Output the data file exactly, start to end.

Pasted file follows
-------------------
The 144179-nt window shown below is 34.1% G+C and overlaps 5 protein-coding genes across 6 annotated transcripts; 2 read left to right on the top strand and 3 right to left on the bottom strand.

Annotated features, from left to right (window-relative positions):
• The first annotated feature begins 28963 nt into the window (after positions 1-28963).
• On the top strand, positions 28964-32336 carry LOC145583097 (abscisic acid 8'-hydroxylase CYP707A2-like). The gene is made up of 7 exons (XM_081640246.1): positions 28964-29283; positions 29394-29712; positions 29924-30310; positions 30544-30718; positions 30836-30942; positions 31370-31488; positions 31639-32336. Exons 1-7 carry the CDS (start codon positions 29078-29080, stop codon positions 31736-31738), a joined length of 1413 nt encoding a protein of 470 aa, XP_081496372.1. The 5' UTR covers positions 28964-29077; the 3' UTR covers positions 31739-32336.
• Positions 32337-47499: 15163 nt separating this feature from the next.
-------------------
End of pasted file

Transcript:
The 144179-nt window shown below is 34.1% G+C and overlaps 5 protein-coding genes across 6 annotated transcripts; 2 read left to right on the top strand and 3 right to left on the bottom strand.

Annotated features, from left to right (window-relative positions):
• The first annotated feature begins 28963 nt into the window (after positions 1-28963).
• On the top strand, positions 28964-32336 carry LOC145583097 (abscisic acid 8'-hydroxylase CYP707A2-like). The gene is made up of 7 exons (XM_081640246.1): positions 28964-29283; positions 29394-29712; positions 29924-30310; positions 30544-30718; positions 30836-30942; positions 31370-31488; positions 31639-32336. Exons 1-7 carry the CDS (start codon positions 29078-29080, stop codon positions 31736-31738), a joined length of 1413 nt encoding a protein of 470 aa, XP_081496372.1. The 5' UTR covers positions 28964-29077; the 3' UTR covers positions 31739-32336.
• Positions 32337-47499: 15163 nt separating this feature from the next.